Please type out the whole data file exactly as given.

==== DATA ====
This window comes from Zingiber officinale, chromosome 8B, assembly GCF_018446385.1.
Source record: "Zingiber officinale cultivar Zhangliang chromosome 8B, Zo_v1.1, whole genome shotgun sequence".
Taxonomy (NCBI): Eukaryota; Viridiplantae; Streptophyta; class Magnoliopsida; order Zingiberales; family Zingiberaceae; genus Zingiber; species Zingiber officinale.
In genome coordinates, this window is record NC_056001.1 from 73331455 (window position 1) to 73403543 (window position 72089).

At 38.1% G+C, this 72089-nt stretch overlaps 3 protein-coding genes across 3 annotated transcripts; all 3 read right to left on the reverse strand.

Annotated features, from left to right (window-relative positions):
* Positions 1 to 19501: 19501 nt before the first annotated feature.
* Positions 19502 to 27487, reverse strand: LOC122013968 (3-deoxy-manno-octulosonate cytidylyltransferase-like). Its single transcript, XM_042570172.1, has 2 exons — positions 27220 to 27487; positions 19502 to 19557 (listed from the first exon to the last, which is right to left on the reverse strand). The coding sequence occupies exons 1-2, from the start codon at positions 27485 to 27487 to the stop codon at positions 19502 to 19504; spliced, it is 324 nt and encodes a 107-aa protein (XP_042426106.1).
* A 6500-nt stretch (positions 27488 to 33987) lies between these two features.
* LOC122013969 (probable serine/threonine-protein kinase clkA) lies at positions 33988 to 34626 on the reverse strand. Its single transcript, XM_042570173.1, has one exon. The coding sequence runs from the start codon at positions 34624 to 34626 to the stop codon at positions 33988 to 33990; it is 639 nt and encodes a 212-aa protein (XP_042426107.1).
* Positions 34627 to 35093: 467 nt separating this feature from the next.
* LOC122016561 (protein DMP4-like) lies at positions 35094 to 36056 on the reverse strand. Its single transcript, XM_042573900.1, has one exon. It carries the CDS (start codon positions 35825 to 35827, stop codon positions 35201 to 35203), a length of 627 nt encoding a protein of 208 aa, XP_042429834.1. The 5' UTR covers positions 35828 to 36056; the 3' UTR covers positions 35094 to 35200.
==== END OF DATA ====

This window comes from Zingiber officinale, chromosome 8B, assembly GCF_018446385.1.
Source record: "Zingiber officinale cultivar Zhangliang chromosome 8B, Zo_v1.1, whole genome shotgun sequence".
Taxonomy (NCBI): Eukaryota; Viridiplantae; Streptophyta; class Magnoliopsida; order Zingiberales; family Zingiberaceae; genus Zingiber; species Zingiber officinale.
In genome coordinates, this window is record NC_056001.1 from 73331455 (window position 1) to 73403543 (window position 72089).

At 38.1% G+C, this 72089-nt stretch overlaps 3 protein-coding genes across 3 annotated transcripts; all 3 read right to left on the reverse strand.

Annotated features, from left to right (window-relative positions):
* Positions 1 to 19501: 19501 nt before the first annotated feature.
* Positions 19502 to 27487, reverse strand: LOC122013968 (3-deoxy-manno-octulosonate cytidylyltransferase-like). Its single transcript, XM_042570172.1, has 2 exons — positions 27220 to 27487; positions 19502 to 19557 (listed from the first exon to the last, which is right to left on the reverse strand). The coding sequence occupies exons 1-2, from the start codon at positions 27485 to 27487 to the stop codon at positions 19502 to 19504; spliced, it is 324 nt and encodes a 107-aa protein (XP_042426106.1).
* A 6500-nt stretch (positions 27488 to 33987) lies between these two features.
* LOC122013969 (probable serine/threonine-protein kinase clkA) lies at positions 33988 to 34626 on the reverse strand. Its single transcript, XM_042570173.1, has one exon. The coding sequence runs from the start codon at positions 34624 to 34626 to the stop codon at positions 33988 to 33990; it is 639 nt and encodes a 212-aa protein (XP_042426107.1).
* Positions 34627 to 35093: 467 nt separating this feature from the next.
* LOC122016561 (protein DMP4-like) lies at positions 35094 to 36056 on the reverse strand. Its single transcript, XM_042573900.1, has one exon. It carries the CDS (start codon positions 35825 to 35827, stop codon positions 35201 to 35203), a length of 627 nt encoding a protein of 208 aa, XP_042429834.1. The 5' UTR covers positions 35828 to 36056; the 3' UTR covers positions 35094 to 35200.